Japanese probe yields insights into Moon`s inner life

Astronomers found traces of a mineral that adds an imp piece of knowledge to the Moon`s past.

Paris: Japanese astronomers on Sunday said
they had found traces of a mineral that adds an important
piece of knowledge to the puzzle of the Moon`s geological

Using a instrument-laden probe, Kaguya, which was
placed in orbit around the Moon in 2007, the team found
abundant signatures of the mineral in concentric rings in
three big crater regions.

The mineral, called olivine, is deemed to be a
telltale of mantle, the deep inner layer of iron- and
magnesium-rich rock that lies beneath the Moon`s crust.

A leading theory is that the Moon was created about
4.5 billion years ago after the "Big Whack" -- it was ripped
from Earth after our planet suffered a gigantic collision from
some space object.

As the material coalesced into a ball, its surface
gradually cooled, forming a crust made of a light-coloured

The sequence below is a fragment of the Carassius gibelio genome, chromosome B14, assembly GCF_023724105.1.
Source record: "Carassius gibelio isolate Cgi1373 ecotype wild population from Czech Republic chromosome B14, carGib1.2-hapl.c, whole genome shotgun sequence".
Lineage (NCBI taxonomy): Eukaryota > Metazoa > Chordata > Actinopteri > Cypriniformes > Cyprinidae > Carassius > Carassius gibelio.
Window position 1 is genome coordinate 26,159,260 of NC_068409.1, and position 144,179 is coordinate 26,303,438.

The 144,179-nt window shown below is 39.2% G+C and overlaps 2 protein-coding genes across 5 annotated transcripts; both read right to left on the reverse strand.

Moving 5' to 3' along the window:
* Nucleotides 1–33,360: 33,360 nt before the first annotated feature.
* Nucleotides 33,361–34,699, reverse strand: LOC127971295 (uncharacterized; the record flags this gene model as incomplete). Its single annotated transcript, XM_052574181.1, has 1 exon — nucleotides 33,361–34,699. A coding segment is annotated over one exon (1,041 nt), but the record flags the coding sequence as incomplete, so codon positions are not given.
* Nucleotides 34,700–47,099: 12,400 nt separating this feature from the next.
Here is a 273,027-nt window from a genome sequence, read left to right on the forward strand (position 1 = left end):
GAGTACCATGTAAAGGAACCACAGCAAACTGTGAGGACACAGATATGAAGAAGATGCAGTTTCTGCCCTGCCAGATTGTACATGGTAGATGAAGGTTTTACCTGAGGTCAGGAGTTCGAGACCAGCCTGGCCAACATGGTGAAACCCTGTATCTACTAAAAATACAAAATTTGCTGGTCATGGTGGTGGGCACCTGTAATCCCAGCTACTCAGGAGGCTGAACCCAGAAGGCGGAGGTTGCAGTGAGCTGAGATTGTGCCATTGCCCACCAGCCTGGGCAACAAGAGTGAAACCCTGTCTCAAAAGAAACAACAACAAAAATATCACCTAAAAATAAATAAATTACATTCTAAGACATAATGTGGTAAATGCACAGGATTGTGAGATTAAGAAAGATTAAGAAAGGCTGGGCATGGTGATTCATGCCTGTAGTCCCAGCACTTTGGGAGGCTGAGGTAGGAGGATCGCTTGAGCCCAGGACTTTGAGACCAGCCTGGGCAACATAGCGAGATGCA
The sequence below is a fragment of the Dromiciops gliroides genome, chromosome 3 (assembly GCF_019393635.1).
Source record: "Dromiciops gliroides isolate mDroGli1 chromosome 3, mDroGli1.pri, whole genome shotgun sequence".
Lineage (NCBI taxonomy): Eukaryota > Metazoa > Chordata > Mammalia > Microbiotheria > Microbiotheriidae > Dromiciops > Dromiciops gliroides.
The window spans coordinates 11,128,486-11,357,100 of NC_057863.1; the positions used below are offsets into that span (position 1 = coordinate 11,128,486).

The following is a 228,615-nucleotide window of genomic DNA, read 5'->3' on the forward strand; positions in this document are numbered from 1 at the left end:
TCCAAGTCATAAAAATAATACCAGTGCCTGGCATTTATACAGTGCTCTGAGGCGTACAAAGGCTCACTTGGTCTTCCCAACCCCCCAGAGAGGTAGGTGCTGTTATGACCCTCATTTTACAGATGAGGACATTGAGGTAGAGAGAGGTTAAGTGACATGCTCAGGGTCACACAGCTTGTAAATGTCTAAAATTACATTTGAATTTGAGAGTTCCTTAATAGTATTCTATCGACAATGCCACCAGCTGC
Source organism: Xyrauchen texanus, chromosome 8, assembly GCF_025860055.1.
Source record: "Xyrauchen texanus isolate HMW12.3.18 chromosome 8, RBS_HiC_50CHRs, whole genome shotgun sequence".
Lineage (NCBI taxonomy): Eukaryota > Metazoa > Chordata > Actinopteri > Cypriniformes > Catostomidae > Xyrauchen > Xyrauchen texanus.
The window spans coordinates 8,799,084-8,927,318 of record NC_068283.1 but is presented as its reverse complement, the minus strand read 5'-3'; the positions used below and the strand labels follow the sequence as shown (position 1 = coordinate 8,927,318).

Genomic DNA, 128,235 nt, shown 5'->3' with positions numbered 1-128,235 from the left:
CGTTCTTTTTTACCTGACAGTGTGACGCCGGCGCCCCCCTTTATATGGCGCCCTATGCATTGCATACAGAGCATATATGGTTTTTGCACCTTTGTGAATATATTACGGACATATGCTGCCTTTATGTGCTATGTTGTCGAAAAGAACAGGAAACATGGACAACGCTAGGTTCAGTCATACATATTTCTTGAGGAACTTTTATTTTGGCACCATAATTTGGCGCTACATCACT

aluminous mineral, feldspar, which floated in a dense, molten

Kaguya`s data add a chapter to this "lunar magma
ocean" hypothesis.

It suggests that after the crust had formed, there
was some massive overturn in the fiery liquid beneath.
Olivine-rich mantle was brought from deep within the lunar
bowels to within the base of the crust.

At the craters sampled by the probe -- the South
Pole-Aitken, Imbrium and Moscoviense impact basins -- the
Moon`s crust is very thin, and the olivine mantle may have
been exposed by asteroids that smashed into the lunar surface,
the paper suggests.


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